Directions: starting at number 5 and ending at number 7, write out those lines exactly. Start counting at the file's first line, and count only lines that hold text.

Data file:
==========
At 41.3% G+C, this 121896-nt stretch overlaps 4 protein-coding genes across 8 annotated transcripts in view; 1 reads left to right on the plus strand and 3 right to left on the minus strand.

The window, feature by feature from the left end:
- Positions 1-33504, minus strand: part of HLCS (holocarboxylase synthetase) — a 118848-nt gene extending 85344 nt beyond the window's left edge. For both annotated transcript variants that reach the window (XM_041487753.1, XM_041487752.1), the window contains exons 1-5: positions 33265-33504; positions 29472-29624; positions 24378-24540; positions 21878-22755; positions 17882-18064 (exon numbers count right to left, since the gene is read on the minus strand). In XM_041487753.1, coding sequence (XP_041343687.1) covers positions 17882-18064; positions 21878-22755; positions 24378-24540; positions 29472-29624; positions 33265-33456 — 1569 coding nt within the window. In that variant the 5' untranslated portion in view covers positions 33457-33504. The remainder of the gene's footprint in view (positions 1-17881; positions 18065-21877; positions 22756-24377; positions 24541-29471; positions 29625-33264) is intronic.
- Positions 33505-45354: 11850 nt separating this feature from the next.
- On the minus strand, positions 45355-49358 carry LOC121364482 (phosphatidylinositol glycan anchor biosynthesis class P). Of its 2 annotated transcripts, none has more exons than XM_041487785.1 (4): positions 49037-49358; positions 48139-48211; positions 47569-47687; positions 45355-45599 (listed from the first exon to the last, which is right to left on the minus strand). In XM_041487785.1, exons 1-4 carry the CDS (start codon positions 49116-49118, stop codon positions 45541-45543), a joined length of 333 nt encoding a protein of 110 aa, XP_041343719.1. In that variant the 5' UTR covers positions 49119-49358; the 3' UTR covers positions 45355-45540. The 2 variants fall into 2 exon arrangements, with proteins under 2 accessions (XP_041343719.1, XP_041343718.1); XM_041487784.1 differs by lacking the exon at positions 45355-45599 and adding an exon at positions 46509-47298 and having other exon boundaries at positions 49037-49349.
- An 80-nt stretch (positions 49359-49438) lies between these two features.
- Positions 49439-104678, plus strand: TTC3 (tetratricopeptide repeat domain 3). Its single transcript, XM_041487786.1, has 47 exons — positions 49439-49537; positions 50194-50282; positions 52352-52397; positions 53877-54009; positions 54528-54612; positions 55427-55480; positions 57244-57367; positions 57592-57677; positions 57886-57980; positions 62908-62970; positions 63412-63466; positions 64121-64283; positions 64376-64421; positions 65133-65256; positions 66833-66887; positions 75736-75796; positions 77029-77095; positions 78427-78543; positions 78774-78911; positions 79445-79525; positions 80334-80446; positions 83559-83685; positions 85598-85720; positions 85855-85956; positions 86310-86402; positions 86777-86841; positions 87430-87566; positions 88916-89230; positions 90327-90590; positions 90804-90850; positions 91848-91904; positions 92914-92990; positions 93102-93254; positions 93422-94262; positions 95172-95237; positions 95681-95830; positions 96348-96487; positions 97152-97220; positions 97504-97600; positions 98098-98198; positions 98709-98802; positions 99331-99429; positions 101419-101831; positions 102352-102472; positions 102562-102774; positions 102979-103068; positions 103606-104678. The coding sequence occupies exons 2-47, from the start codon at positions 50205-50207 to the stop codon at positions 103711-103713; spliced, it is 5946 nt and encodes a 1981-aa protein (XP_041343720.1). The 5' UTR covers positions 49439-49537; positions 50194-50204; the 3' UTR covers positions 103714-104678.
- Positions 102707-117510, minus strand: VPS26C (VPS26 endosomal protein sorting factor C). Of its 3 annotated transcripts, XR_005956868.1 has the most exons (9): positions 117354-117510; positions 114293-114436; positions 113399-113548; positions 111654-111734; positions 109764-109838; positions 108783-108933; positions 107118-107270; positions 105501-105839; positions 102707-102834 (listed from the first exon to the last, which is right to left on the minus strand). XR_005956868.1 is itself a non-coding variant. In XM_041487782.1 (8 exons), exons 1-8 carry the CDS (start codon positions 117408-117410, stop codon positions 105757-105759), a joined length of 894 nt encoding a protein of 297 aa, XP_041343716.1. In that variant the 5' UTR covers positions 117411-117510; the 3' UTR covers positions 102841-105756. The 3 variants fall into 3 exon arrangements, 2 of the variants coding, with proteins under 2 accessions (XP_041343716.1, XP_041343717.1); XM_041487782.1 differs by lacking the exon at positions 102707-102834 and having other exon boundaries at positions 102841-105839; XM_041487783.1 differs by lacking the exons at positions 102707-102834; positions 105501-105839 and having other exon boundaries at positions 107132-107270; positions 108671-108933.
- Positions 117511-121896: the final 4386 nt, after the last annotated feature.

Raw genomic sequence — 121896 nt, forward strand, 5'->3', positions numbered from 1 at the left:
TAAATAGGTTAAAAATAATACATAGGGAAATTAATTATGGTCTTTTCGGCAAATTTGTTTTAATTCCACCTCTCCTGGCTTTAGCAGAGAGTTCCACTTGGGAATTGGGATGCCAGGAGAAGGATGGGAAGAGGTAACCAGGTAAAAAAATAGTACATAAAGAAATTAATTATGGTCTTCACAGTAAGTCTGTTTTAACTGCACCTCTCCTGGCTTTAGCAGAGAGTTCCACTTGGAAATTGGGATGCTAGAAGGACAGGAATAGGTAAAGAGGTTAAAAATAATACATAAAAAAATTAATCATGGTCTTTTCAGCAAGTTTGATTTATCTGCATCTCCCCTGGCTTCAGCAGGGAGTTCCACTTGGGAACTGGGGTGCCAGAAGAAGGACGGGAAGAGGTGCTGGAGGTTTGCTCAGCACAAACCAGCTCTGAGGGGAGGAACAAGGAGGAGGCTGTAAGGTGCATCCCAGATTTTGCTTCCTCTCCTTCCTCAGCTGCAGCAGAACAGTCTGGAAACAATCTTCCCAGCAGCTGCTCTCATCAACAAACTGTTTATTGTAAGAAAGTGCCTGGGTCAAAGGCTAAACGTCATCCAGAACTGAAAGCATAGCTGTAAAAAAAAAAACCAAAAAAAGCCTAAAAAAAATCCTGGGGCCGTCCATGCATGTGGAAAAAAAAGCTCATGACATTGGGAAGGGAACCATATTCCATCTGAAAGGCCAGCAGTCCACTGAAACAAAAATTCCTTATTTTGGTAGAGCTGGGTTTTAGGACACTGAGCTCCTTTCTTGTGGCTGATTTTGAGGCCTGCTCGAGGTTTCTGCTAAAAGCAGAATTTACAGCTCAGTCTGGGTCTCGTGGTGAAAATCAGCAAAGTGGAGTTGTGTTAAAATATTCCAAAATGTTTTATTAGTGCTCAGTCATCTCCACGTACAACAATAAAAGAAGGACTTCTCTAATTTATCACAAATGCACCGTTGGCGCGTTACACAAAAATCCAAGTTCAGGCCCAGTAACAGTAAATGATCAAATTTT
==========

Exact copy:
- On the minus strand, positions 45355-49358 carry LOC121364482 (phosphatidylinositol glycan anchor biosynthesis class P). Of its 2 annotated transcripts, none has more exons than XM_041487785.1 (4): positions 49037-49358; positions 48139-48211; positions 47569-47687; positions 45355-45599 (listed from the first exon to the last, which is right to left on the minus strand). In XM_041487785.1, exons 1-4 carry the CDS (start codon positions 49116-49118, stop codon positions 45541-45543), a joined length of 333 nt encoding a protein of 110 aa, XP_041343719.1. In that variant the 5' UTR covers positions 49119-49358; the 3' UTR covers positions 45355-45540. The 2 variants fall into 2 exon arrangements, with proteins under 2 accessions (XP_041343719.1, XP_041343718.1); XM_041487784.1 differs by lacking the exon at positions 45355-45599 and adding an exon at positions 46509-47298 and having other exon boundaries at positions 49037-49349.
- An 80-nt stretch (positions 49359-49438) lies between these two features.
- Positions 49439-104678, plus strand: TTC3 (tetratricopeptide repeat domain 3). Its single transcript, XM_041487786.1, has 47 exons — positions 49439-49537; positions 50194-50282; positions 52352-52397; positions 53877-54009; positions 54528-54612; positions 55427-55480; positions 57244-57367; positions 57592-57677; positions 57886-57980; positions 62908-62970; positions 63412-63466; positions 64121-64283; positions 64376-64421; positions 65133-65256; positions 66833-66887; positions 75736-75796; positions 77029-77095; positions 78427-78543; positions 78774-78911; positions 79445-79525; positions 80334-80446; positions 83559-83685; positions 85598-85720; positions 85855-85956; positions 86310-86402; positions 86777-86841; positions 87430-87566; positions 88916-89230; positions 90327-90590; positions 90804-90850; positions 91848-91904; positions 92914-92990; positions 93102-93254; positions 93422-94262; positions 95172-95237; positions 95681-95830; positions 96348-96487; positions 97152-97220; positions 97504-97600; positions 98098-98198; positions 98709-98802; positions 99331-99429; positions 101419-101831; positions 102352-102472; positions 102562-102774; positions 102979-103068; positions 103606-104678. The coding sequence occupies exons 2-47, from the start codon at positions 50205-50207 to the stop codon at positions 103711-103713; spliced, it is 5946 nt and encodes a 1981-aa protein (XP_041343720.1). The 5' UTR covers positions 49439-49537; positions 50194-50204; the 3' UTR covers positions 103714-104678.